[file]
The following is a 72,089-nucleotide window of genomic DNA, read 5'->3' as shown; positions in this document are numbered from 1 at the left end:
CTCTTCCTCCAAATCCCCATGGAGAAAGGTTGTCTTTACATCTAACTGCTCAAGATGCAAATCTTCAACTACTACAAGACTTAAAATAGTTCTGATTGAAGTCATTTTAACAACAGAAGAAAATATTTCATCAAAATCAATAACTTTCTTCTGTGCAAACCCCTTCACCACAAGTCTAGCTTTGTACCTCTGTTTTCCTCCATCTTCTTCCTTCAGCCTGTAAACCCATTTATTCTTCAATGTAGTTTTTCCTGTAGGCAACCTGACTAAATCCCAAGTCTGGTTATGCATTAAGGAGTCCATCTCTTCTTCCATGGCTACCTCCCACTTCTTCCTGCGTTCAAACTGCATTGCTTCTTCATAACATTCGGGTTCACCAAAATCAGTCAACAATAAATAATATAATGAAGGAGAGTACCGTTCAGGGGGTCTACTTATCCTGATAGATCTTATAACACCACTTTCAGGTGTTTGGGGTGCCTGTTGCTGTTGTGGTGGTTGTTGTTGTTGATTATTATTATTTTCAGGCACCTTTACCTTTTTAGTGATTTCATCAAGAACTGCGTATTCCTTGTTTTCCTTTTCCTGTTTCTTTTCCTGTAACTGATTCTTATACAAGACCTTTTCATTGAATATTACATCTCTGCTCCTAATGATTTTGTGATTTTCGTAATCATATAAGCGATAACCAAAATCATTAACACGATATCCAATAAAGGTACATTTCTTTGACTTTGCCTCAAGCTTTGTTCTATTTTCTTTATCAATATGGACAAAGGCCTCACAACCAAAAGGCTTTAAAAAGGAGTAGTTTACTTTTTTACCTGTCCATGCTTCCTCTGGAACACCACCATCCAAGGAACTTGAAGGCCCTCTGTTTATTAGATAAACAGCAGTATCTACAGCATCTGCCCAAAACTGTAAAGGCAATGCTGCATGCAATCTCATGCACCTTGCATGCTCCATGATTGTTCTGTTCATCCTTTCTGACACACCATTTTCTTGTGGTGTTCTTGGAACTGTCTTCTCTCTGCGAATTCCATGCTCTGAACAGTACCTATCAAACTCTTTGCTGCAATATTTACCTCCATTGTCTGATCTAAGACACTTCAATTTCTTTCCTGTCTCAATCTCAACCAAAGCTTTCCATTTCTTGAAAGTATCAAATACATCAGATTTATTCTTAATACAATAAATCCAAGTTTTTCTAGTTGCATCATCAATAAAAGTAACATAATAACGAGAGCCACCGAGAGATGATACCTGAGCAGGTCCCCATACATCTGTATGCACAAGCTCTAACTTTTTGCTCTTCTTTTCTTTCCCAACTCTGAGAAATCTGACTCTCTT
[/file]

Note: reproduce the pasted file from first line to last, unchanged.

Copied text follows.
The following is a 72,089-nucleotide window of genomic DNA, read 5'->3' as shown; positions in this document are numbered from 1 at the left end:
CTCTTCCTCCAAATCCCCATGGAGAAAGGTTGTCTTTACATCTAACTGCTCAAGATGCAAATCTTCAACTACTACAAGACTTAAAATAGTTCTGATTGAAGTCATTTTAACAACAGAAGAAAATATTTCATCAAAATCAATAACTTTCTTCTGTGCAAACCCCTTCACCACAAGTCTAGCTTTGTACCTCTGTTTTCCTCCATCTTCTTCCTTCAGCCTGTAAACCCATTTATTCTTCAATGTAGTTTTTCCTGTAGGCAACCTGACTAAATCCCAAGTCTGGTTATGCATTAAGGAGTCCATCTCTTCTTCCATGGCTACCTCCCACTTCTTCCTGCGTTCAAACTGCATTGCTTCTTCATAACATTCGGGTTCACCAAAATCAGTCAACAATAAATAATATAATGAAGGAGAGTACCGTTCAGGGGGTCTACTTATCCTGATAGATCTTATAACACCACTTTCAGGTGTTTGGGGTGCCTGTTGCTGTTGTGGTGGTTGTTGTTGTTGATTATTATTATTTTCAGGCACCTTTACCTTTTTAGTGATTTCATCAAGAACTGCGTATTCCTTGTTTTCCTTTTCCTGTTTCTTTTCCTGTAACTGATTCTTATACAAGACCTTTTCATTGAATATTACATCTCTGCTCCTAATGATTTTGTGATTTTCGTAATCATATAAGCGATAACCAAAATCATTAACACGATATCCAATAAAGGTACATTTCTTTGACTTTGCCTCAAGCTTTGTTCTATTTTCTTTATCAATATGGACAAAGGCCTCACAACCAAAAGGCTTTAAAAAGGAGTAGTTTACTTTTTTACCTGTCCATGCTTCCTCTGGAACACCACCATCCAAGGAACTTGAAGGCCCTCTGTTTATTAGATAAACAGCAGTATCTACAGCATCTGCCCAAAACTGTAAAGGCAATGCTGCATGCAATCTCATGCACCTTGCATGCTCCATGATTGTTCTGTTCATCCTTTCTGACACACCATTTTCTTGTGGTGTTCTTGGAACTGTCTTCTCTCTGCGAATTCCATGCTCTGAACAGTACCTATCAAACTCTTTGCTGCAATATTTACCTCCATTGTCTGATCTAAGACACTTCAATTTCTTTCCTGTCTCAATCTCAACCAAAGCTTTCCATTTCTTGAAAGTATCAAATACATCAGATTTATTCTTAATACAATAAATCCAAGTTTTTCTAGTTGCATCATCAATAAAAGTAACATAATAACGAGAGCCACCGAGAGATGATACCTGAGCAGGTCCCCATACATCTGTATGCACAAGCTCTAACTTTTTGCTCTTCTTTTCTTTCCCAACTCTGAGAAATCTGACTCTCTT